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Korematsu v. United States

Japanese American Internment Camps

In the hysteria following the bombing of Pearl Harbor in December of 1941, federal authorities directed resident Japanese Americans to ten prisons, called internment camps, operated by the U.S. Justice Department. By July of 1942 more than 112,000 people of Japanese ancestry, approximately 70,000 of them American citizens, had been relocated to the camps where they lived for over two years. Camps were mostly located in bleak desert areas such as Poston and Gila River in Arizona, Manzanar and Tule Lake in California, Amache in Colorado, Minidoka in Idaho, Topaz in the salt flats of Utah, and Heart Mountain in Wyoming. Jerome and Rohwer, however, sat in the swampy Mississippi River delta of Arkansas.

The camps were divided into blocks of hastily erected barracks, flimsily partitioned into 20 by 25 foot cubicles to hold on average eight people. Privacy was non-existent. Furnishings included iron cots, straw mattresses, and a stove. Other barracks served as the mess hall, communal kitchen, recreation hall, and bathhouse. There were also laundry rooms and latrines. Winters were very cold, summers hot and dusty.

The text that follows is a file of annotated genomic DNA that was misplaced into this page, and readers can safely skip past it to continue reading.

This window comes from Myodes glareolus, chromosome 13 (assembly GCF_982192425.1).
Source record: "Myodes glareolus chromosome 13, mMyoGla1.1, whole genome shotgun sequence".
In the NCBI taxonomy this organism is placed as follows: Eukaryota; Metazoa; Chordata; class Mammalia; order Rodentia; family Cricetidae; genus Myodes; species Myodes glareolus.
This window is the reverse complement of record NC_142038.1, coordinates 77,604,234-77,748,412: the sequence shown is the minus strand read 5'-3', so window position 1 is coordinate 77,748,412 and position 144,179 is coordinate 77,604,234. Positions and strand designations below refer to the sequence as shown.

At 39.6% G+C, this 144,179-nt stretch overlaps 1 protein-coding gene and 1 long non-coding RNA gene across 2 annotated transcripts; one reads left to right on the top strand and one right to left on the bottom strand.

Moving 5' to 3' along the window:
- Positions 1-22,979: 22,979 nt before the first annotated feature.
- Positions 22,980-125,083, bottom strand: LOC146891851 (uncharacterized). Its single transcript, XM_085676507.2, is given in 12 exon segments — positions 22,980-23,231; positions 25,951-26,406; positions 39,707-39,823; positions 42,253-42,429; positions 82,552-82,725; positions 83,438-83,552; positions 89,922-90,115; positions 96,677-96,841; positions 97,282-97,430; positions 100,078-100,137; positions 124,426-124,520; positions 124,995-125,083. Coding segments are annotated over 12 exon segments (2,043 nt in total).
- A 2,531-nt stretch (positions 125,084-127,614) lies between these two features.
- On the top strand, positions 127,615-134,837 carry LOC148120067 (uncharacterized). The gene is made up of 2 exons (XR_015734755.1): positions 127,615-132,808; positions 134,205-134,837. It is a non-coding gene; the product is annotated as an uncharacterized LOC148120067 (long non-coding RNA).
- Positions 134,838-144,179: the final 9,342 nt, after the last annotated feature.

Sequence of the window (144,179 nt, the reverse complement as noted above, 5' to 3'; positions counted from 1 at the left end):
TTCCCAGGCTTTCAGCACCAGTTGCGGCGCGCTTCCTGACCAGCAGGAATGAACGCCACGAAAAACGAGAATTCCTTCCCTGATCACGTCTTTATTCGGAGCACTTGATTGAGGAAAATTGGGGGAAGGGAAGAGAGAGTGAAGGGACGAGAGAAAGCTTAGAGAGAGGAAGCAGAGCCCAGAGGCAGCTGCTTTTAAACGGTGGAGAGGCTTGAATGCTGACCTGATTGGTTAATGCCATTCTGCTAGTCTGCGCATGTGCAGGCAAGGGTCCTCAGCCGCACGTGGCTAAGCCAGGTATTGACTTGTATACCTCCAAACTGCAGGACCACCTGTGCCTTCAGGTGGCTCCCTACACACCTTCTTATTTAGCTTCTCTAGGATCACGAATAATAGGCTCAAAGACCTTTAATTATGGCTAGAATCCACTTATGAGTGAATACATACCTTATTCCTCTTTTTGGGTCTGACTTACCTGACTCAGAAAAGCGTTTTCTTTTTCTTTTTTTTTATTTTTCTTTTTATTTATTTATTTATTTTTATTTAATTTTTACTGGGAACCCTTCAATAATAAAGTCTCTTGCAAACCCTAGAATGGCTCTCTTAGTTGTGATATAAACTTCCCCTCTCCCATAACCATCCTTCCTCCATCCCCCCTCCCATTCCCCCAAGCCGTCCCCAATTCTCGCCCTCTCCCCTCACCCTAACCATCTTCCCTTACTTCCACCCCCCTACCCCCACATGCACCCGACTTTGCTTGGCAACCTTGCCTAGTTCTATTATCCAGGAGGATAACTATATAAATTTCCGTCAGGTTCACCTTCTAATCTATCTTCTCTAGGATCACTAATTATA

Although treated as prisoners, surrounded by barbed wire and watchtowers, in time the camps became town-like. Each camp had offices, schools, a hospital, social activities, and a post office.

Additional topics

Law Library - American Law and Legal InformationNotable Trials and Court Cases - 1941 to 1953Korematsu v. United States - Significance, Korematsu Dissenters Question Constitutionality Of Detentions, Japanese American Internment Camps, Further Readings